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Israel Seeks Lower Fares on Flights Between U.S. and Tel Aviv

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The Israel Government, interested in encouraging American tourism to Israel, has notified trans-Atlantic airlines that it is deferring approval of a new international air agreement which would lower fares on flights between New York and Europe but not extend the reduction all the way to Israel, it was reported here today. The agreement would have gone into effect next Monday.

Israel’s reluctance to approve the agreement is also due to the fact that the reduction in fare is limited to a 15 day trip, which can be made at any time in the year. Israel feels that under such a short-term arrangement, it would obtain far less tourist traffic than countries in Western Europe which are closer to the United States, source of the greatest number of trans-Atlantic tourists.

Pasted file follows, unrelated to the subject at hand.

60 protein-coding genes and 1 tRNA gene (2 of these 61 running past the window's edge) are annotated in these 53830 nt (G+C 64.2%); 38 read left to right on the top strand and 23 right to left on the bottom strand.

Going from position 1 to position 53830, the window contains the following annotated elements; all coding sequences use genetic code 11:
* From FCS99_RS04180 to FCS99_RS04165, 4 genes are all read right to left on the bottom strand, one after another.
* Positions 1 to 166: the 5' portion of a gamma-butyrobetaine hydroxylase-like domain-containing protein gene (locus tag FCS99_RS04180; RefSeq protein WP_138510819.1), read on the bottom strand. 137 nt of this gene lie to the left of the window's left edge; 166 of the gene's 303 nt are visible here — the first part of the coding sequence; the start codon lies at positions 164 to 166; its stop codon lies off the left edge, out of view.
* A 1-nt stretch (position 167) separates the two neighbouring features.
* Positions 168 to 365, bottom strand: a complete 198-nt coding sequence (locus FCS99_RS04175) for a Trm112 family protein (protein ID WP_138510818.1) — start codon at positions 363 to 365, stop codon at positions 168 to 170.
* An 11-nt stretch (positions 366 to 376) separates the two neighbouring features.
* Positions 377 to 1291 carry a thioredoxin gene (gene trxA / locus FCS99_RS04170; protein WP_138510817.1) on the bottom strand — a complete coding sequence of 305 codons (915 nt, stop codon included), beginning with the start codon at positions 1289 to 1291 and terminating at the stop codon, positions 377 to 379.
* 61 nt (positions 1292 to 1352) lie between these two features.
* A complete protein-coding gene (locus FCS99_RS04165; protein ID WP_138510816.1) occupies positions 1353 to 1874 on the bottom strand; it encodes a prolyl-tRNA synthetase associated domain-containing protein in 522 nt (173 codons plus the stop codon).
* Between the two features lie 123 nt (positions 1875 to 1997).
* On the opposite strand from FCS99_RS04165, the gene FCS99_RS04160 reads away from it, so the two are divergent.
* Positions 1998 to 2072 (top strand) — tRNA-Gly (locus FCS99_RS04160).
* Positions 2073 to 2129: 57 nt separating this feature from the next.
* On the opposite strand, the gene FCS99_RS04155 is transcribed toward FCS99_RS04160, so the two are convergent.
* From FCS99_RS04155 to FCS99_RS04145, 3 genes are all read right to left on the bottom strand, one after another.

Israel and her government-controlled air line, El Al, are said to have contended that few persons traveling 6,000 miles–the distance between New York and Tel Aviv–would want to limit themselves to a fifteen-day stay to save the difference between the special and the regular tourist fares of about $90. On the other hand, they are believed to have argued, this would not necessarily apply to cities like Paris and London. Though the trip to Israel is about twenty-eight hours long, counting lay-overs, compared to eleven to fourteen hours to London, Israel officials believe the “psychological effect” of this time difference on the traveler could be damaging.

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